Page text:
3. The third truth is that the way people consume media and brands is changing at an increasingly rapid pace. The medium is often becoming the message, as is the case with digital and mobile. Almost everything can now be used as a medium of communication. Traditional media was shepherded by classic, big advertising agencies filled with a plethora of experts. The classic agencies thrived on producing big advertisements which were prescribed as the solution to most marketing problems. Advertising agencies that succeed in the future will need to adopt evolved approaches to appeal to the Millennials, Gen Z and beyond. Media will be consumed in increasingly radical ways. It is difficult to predict how consumers will consume their media five years from now. Facebook took the industry by storm, as did Snapchat and Pinterest. Perhaps the future will bring us more advanced platforms that combine AI with a more direct interface to the human brain? What is certain is that agencies which keep their fingers on the pulse of consumers will win. A comfort point for agencies is that new technology adoption is slower in the developing world than the developed world owing to the lower levels of literacy. I have no doubts that future success will be driven by big data across many different applications. Agencies will need to get used to it and be comfortable with it to stay relevant.
The agency of the future will be the one capable of giving a strategic vision to the brands it serves, coupled with creative excellence across a variety of disciplines, including insight, behaviour change, digital, mobile and experiential marketing. Some will innovate, others will follow.
4. The fourth truth is that the Pakistani advertising industry is set to grow. The economy is growing at a healthy pace and the world economy is also growing. More growth means more opportunity. Rapid growth in Pakistan versus declining growth in developed markets will make Pakistan increasingly attractive for regional and global competitors. This is likely to speed up globalisation in Pakistan. Globalisation in Pakistan’s advertising industry will take two forms. The first is collaborative, whereby local partners benefit along with foreign partners. The second is more invasive, whereby foreign parties will cut out local players. Foreign competitors can be formal organisations or collections of talented freelancers. Growth is positive, but it comes with a caveat. There will be an ever-increasing demand for a better value equation for clients. The big classic agencies are being questioned today. Globally, clients are exploring in-house options for functions that have traditionally been the stronghold of agencies, including media buying and creative.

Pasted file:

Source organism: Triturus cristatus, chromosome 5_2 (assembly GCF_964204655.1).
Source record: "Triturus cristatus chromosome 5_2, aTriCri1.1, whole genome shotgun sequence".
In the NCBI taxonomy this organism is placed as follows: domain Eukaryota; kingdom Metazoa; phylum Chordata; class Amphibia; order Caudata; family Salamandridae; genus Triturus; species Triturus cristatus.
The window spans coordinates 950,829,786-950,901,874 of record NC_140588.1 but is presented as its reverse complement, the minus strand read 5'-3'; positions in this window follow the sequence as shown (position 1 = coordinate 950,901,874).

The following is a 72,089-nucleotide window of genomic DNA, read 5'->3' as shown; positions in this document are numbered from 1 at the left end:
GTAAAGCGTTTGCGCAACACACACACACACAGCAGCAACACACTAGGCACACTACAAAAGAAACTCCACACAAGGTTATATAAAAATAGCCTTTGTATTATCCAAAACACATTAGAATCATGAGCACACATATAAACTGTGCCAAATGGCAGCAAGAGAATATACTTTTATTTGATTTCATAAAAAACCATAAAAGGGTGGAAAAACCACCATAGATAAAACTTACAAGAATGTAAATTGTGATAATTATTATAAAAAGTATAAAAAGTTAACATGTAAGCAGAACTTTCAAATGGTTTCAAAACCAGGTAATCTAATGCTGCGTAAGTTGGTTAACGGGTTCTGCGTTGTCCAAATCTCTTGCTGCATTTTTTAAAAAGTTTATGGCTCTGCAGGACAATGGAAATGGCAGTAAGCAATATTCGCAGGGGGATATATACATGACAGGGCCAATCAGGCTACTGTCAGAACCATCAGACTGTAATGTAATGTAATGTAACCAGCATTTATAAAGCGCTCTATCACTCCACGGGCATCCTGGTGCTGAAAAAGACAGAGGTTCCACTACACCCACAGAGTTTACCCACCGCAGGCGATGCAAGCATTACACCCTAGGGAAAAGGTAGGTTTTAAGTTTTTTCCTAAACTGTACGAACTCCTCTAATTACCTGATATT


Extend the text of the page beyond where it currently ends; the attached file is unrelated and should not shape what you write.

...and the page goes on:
5. The final truth is that the future will be defined by the actions of the communication practitioners of Pakistan. Advertising is a people business; it is about producing great communication that influences people’s behaviour. The agency of the future will be the one capable of giving a strategic vision to the brands it serves, coupled with creative excellence across a variety of disciplines, including insight, behaviour change, digital, mobile and experiential marketing. Some will innovate, others will follow. Agencies should love technology, but they should love people more.
Utopia or apocalypse — the choice is yours.
Afzal Hussain is GM, M&C Saatchi World Services Pakistan.
First published in The Dawn of Advertising in Pakistan (1947-2017), a Special Report published by DAWN on March 31, 2018.